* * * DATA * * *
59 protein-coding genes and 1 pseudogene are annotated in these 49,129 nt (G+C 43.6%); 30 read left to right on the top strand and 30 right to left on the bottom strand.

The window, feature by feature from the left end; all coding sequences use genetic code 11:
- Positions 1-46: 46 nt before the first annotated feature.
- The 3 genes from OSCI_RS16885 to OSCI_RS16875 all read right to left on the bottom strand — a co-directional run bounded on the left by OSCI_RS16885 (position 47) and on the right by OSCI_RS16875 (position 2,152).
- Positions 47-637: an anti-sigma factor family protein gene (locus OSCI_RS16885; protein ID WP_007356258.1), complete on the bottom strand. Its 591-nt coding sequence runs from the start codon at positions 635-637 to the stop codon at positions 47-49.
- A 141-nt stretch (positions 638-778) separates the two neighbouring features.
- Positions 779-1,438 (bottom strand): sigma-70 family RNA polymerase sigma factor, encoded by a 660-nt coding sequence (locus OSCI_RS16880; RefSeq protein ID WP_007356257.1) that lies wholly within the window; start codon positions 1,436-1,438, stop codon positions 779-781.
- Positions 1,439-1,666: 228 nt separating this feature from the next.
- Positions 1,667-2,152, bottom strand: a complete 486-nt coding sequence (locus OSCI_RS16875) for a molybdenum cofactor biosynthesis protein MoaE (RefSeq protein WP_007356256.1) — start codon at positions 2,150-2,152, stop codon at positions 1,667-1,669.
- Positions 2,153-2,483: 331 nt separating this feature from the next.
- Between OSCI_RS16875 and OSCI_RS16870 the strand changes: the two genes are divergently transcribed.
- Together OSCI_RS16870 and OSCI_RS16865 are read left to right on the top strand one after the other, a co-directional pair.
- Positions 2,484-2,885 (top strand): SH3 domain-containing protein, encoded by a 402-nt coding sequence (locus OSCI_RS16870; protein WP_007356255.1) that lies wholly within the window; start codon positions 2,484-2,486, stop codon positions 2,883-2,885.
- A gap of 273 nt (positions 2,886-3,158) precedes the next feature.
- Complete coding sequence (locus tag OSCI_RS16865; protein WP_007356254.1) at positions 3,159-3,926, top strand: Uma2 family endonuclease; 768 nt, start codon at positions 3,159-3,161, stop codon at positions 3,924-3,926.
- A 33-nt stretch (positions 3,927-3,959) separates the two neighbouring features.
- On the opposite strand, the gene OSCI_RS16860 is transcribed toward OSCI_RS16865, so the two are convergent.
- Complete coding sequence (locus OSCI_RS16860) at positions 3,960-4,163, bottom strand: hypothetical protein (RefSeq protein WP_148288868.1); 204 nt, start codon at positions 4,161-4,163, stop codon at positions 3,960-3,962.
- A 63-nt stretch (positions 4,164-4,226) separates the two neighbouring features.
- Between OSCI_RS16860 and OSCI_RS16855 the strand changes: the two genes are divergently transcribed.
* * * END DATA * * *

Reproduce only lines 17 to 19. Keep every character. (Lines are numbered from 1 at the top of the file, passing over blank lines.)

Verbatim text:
- On the opposite strand, the gene OSCI_RS16860 is transcribed toward OSCI_RS16865, so the two are convergent.
- Complete coding sequence (locus OSCI_RS16860) at positions 3,960-4,163, bottom strand: hypothetical protein (RefSeq protein WP_148288868.1); 204 nt, start codon at positions 4,161-4,163, stop codon at positions 3,960-3,962.
- A 63-nt stretch (positions 4,164-4,226) separates the two neighbouring features.